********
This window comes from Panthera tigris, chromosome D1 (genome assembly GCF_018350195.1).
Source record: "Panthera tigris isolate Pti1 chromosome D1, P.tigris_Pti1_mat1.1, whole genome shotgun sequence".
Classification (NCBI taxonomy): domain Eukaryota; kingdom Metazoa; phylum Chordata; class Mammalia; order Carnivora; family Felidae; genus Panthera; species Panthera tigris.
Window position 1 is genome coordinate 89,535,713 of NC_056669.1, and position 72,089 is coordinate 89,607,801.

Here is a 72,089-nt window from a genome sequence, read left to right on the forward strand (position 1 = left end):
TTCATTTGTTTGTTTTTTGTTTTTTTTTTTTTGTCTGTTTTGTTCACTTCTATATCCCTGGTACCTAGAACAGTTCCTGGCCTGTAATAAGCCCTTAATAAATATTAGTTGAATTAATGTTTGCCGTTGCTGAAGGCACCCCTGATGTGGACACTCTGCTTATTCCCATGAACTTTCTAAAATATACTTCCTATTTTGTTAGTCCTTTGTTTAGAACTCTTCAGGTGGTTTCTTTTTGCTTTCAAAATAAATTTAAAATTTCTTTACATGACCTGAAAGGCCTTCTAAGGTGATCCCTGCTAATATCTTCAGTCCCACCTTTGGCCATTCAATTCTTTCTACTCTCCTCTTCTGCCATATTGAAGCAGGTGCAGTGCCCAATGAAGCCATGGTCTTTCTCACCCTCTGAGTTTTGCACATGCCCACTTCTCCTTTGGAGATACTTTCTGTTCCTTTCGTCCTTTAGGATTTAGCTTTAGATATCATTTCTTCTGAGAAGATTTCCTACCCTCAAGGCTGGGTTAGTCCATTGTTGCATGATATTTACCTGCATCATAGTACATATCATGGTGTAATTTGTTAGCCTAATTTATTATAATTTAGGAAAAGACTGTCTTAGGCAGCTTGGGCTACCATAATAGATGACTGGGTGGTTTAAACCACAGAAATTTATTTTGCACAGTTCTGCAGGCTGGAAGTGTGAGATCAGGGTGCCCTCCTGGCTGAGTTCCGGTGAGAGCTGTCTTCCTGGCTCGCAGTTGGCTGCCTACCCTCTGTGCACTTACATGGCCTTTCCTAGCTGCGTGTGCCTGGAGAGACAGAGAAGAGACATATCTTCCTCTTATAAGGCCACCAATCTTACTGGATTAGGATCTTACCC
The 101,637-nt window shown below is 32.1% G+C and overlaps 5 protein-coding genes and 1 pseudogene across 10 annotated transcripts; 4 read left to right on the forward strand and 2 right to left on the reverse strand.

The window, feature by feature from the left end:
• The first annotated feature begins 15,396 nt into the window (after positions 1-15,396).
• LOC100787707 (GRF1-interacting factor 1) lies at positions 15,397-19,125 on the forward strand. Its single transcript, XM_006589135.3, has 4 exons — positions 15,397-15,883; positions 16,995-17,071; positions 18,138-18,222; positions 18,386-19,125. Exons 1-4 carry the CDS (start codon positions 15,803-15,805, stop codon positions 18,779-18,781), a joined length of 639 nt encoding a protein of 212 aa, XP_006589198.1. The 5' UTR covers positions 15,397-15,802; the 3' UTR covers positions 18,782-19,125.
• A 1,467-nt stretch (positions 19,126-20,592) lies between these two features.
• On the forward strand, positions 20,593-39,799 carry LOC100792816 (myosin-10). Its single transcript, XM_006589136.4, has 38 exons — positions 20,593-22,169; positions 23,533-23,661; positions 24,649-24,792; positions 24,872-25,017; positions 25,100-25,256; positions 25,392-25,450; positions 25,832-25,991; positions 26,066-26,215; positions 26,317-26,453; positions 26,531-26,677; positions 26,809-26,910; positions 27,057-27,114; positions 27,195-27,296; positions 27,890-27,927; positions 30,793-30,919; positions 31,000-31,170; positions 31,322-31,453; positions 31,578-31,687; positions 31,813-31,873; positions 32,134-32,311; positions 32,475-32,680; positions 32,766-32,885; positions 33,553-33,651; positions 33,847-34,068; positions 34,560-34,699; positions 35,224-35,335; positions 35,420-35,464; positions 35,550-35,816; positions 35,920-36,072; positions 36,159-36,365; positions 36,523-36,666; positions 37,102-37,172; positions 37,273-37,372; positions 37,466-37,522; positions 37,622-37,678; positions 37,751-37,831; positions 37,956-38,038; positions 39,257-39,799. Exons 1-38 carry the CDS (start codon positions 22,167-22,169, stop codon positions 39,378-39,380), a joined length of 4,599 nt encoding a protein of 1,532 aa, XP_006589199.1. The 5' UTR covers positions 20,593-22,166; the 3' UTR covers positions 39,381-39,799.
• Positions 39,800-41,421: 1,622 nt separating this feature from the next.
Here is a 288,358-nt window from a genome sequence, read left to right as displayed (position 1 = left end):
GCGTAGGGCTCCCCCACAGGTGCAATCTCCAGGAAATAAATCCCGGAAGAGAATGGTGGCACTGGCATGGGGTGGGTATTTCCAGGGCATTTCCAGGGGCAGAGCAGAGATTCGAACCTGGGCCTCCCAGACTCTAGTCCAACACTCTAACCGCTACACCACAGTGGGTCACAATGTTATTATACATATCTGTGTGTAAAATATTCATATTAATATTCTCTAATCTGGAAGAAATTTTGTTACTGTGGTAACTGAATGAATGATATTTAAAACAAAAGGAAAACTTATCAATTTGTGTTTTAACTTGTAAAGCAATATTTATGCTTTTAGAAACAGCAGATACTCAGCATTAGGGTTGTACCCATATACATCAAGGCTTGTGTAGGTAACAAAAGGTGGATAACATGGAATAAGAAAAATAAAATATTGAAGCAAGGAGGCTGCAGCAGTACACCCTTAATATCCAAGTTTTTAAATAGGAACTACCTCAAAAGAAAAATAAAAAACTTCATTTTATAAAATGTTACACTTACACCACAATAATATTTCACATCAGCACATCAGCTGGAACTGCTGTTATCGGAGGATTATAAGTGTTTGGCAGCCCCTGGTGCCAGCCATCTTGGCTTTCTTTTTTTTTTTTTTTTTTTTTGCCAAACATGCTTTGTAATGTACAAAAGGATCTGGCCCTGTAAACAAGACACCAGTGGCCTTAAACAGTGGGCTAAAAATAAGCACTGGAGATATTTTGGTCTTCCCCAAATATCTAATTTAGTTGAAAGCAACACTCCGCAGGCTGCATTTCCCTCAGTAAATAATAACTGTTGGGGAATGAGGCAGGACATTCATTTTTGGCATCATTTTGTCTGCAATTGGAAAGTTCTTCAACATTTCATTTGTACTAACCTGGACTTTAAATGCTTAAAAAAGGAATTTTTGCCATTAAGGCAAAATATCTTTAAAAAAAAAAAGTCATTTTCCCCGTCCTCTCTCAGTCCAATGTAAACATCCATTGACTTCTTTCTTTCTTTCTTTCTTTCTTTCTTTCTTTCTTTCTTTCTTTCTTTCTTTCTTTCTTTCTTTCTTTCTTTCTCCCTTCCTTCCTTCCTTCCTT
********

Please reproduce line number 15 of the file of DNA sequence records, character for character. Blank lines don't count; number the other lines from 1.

GCGTAGGGCTCCCCCACAGGTGCAATCTCCAGGAAATAAATCCCGGAAGAGAATGGTGGCACTGGCATGGGGTGGGTATTTCCAGGGCATTTCCAGGGGCAGAGCAGAGATTCGAACCTGGGCCTCCCAGACTCTAGTCCAACACTCTAACCGCTACACCACAGTGGGTCACAATGTTATTATACATATCTGTGTGTAAAATATTCATATTAATATTCTCTAATCTGGAAGAAATTTTGTTACTGTGGTAACTGAATGAATGATATTTAAAACAAAAGGAAAACTTATCAATTTGTGTTTTAACTTGTAAAGCAATATTTATGCTTTTAGAAACAGCAGATACTCAGCATTAGGGTTGTACCCATATACATCAAGGCTTGTGTAGGTAACAAAAGGTGGATAACATGGAATAAGAAAAATAAAATATTGAAGCAAGGAGGCTGCAGCAGTACACCCTTAATATCCAAGTTTTTAAATAGGAACTACCTCAAAAGAAAAATAAAAAACTTCATTTTATAAAATGTTACACTTACACCACAATAATATTTCACATCAGCACATCAGCTGGAACTGCTGTTATCGGAGGATTATAAGTGTTTGGCAGCCCCTGGTGCCAGCCATCTTGGCTTTCTTTTTTTTTTTTTTTTTTTTTGCCAAACATGCTTTGTAATGTACAAAAGGATCTGGCCCTGTAAACAAGACACCAGTGGCCTTAAACAGTGGGCTAAAAATAAGCACTGGAGATATTTTGGTCTTCCCCAAATATCTAATTTAGTTGAAAGCAACACTCCGCAGGCTGCATTTCCCTCAGTAAATAATAACTGTTGGGGAATGAGGCAGGACATTCATTTTTGGCATCATTTTGTCTGCAATTGGAAAGTTCTTCAACATTTCATTTGTACTAACCTGGACTTTAAATGCTTAAAAAAGGAATTTTTGCCATTAAGGCAAAATATCTTTAAAAAAAAAAAGTCATTTTCCCCGTCCTCTCTCAGTCCAATGTAAACATCCATTGACTTCTTTCTTTCTTTCTTTCTTTCTTTCTTTCTTTCTTTCTTTCTTTCTTTCTTTCTTTCTTTCTTTCTTTCTTTCTCCCTTCCTTCCTTCCTTCCTT